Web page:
The U.S. Department of Justice announced yesterday (Tuesday) that it identified two malicious domains which carried out spear phishing by sending emails disguised as messages from the U.S. Agency for International Development (USAID), and stopped their operations. Last week, Microsoft issued a warning regarding the attack, which it attributed to Nobelium, a malicious Russian group that according to its assessment is behind the attack on SolarWinds.
Last week, malicious email messages were sent to about 3,000 workers at some 150 government entities in the U.S. and abroad (in at least 24 countries), via a hacked account of an external company from which USAID sends marketing messages. In the body of the e-mail, titled "Special Alert", was a link that led to the downloading of the Cobalt Strike malware. Microsoft said that at least one quarter of the organizations operate in fields of international development and human rights, and some of them express opposition to the violations carried out by Russian President Vladimir Putin.
"Nobelium, originating from Russia, is the same actor behind the attacks on SolarWinds customers in 2020," the company's alert said. "These attacks appear to be a continuation of multiple efforts by Nobelium to target government agencies involved in foreign policy as part of intelligence gathering efforts." Nobelium, which according to various assessments is led by Russia's intelligence and security agencies, is also known by other names such as CozyBear and APT29.
The Justice Department said that although it stopped the malicious activity, it is possible that the attackers were able to distribute additional backdoors that have yet to be discovered. However, Microsoft reported that it does not appear that the attackers succeeded in causing significant damage, thanks to the successful functioning of cyber defense software that blocked the attack automatically.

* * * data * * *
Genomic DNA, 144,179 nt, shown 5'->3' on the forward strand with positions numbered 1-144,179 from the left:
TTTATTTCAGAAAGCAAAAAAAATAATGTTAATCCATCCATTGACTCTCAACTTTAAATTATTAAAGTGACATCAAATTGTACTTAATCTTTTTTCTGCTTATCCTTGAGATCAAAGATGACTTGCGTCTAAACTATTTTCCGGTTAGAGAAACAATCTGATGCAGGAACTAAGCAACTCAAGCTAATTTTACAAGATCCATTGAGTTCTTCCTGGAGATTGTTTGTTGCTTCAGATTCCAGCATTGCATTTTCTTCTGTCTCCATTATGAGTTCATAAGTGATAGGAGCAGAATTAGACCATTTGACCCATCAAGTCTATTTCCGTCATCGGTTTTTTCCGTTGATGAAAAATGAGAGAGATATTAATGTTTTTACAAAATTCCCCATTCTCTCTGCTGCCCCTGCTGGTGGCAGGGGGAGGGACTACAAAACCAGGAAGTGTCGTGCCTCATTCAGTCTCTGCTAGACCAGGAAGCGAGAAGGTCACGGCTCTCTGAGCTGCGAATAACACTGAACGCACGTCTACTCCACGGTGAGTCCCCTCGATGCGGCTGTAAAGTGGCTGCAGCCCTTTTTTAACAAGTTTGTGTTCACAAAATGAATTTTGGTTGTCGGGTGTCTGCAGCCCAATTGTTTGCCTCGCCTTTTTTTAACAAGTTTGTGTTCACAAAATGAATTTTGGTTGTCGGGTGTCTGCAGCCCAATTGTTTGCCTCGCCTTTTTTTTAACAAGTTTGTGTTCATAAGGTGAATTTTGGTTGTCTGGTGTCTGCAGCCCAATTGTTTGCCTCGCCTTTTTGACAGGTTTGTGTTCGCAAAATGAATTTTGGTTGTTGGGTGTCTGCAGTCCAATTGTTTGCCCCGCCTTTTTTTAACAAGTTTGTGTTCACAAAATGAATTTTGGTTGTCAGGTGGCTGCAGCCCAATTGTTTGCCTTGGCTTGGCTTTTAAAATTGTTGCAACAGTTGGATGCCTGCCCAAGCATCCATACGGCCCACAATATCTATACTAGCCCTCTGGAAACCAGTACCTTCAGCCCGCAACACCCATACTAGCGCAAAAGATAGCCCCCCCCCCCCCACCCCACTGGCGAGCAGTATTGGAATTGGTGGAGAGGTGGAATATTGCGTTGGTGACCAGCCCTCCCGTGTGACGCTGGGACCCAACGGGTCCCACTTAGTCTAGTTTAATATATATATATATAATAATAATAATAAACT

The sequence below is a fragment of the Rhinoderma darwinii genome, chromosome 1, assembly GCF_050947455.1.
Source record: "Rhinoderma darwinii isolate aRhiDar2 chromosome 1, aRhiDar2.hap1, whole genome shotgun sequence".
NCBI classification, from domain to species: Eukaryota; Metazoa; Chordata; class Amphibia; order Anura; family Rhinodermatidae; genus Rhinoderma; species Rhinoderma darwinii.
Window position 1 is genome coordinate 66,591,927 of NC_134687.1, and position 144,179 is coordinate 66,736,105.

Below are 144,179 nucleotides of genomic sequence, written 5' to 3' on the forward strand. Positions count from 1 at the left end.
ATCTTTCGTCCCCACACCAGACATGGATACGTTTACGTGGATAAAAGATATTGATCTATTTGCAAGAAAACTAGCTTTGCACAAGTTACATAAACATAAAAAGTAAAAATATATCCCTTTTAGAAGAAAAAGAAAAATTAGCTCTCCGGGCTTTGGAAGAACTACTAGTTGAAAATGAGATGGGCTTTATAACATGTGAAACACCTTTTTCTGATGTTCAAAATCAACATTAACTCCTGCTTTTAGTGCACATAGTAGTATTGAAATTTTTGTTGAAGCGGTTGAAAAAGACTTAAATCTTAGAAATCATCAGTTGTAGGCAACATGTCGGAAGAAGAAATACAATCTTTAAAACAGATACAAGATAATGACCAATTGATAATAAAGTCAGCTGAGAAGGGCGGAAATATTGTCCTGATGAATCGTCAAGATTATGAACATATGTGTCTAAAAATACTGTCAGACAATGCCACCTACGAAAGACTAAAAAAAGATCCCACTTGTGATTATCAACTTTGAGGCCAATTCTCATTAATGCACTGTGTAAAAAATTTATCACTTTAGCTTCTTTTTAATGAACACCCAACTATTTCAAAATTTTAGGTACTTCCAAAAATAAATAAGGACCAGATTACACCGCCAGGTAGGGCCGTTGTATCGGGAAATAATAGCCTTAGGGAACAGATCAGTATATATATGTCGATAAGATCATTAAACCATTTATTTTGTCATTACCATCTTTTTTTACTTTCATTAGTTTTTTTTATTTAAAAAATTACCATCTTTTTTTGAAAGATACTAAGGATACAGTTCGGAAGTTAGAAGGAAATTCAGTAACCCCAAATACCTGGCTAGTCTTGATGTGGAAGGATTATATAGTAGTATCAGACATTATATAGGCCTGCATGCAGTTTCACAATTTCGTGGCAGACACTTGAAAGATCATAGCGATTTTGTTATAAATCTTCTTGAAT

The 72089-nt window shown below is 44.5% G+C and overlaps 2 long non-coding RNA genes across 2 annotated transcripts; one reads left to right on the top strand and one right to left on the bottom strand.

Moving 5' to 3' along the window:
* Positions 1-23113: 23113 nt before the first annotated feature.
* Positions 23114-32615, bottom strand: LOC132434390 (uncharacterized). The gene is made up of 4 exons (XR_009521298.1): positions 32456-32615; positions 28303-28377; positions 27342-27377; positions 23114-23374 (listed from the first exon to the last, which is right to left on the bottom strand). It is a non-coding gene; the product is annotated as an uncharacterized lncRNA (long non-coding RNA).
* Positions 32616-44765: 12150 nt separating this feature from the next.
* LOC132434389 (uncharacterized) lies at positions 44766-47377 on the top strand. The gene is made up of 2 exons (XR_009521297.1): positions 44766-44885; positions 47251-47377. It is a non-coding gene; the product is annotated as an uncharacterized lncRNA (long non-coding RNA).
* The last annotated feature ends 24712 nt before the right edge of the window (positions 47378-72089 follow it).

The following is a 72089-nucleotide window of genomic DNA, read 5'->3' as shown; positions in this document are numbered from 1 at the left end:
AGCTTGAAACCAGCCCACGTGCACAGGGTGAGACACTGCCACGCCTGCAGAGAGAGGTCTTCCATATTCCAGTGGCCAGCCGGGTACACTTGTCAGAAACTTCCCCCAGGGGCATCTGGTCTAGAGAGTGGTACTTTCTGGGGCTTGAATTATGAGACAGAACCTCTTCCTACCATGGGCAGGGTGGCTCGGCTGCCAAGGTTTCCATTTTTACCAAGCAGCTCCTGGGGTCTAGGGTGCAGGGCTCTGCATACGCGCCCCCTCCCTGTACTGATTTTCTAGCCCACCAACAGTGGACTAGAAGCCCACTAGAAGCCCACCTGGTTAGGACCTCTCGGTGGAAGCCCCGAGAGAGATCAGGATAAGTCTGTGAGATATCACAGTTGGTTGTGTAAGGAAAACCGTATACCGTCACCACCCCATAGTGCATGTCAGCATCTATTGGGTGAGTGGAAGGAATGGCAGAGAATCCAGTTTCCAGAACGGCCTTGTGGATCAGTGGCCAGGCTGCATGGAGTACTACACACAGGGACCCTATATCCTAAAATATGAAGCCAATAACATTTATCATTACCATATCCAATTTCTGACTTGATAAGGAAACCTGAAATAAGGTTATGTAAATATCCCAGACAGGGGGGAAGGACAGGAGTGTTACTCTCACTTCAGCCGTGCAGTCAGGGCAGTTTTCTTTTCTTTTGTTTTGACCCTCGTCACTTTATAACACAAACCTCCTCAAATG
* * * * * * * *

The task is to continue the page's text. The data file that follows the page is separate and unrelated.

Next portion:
"Last week’s action is a continued demonstration of the Department’s commitment to proactively disrupt hacking activity prior to the conclusion of a criminal investigation," said Assistant Attorney General John C. Demers from the Justice Department’s National Security Division. The FBI's Cyber Division said that "We will continue to use all of the tools in our toolbelt and leverage our domestic and international partnerships to not only disrupt this type of hacking activity but to impose risk and consequences upon our adversaries to combat these threats."
"When coupled with the attack on SolarWinds, it’s clear that part of Nobelium’s playbook is to gain access to trusted technology providers and infect their customers," Microsoft wrote, adding that "perhaps unsurprisingly, Nobelium’s activities and that of similar actors tend to track with issues of concern to the country from which they are operating. This time Nobelium targeted many humanitarian and human rights organizations. At the height of the Covid-19 pandemic, Russian actor Strontium targeted healthcare organizations involved in vaccines….And we’ve previously disclosed activity by Strontium and other actors targeting major elections in the U.S. and elsewhere."
"This is yet another example of how cyberattacks have become the tool of choice for a growing number of nation-states to accomplish a wide variety of political objectives," Microsoft wrote. "We need clear rules governing nation-state conduct in cyberspace and clear expectations of the consequences for violation of those rules."
Meanwhile, the White House Deputy Spokesperson, Karine Jean-Pierre, said that it is estimated that malicious actors connected to Russia are also behind the cyberattack on meat processing company JBS, whose data systems in North America and Australia were compromised, and that the administration is engaging directly with the Russian government on the matter.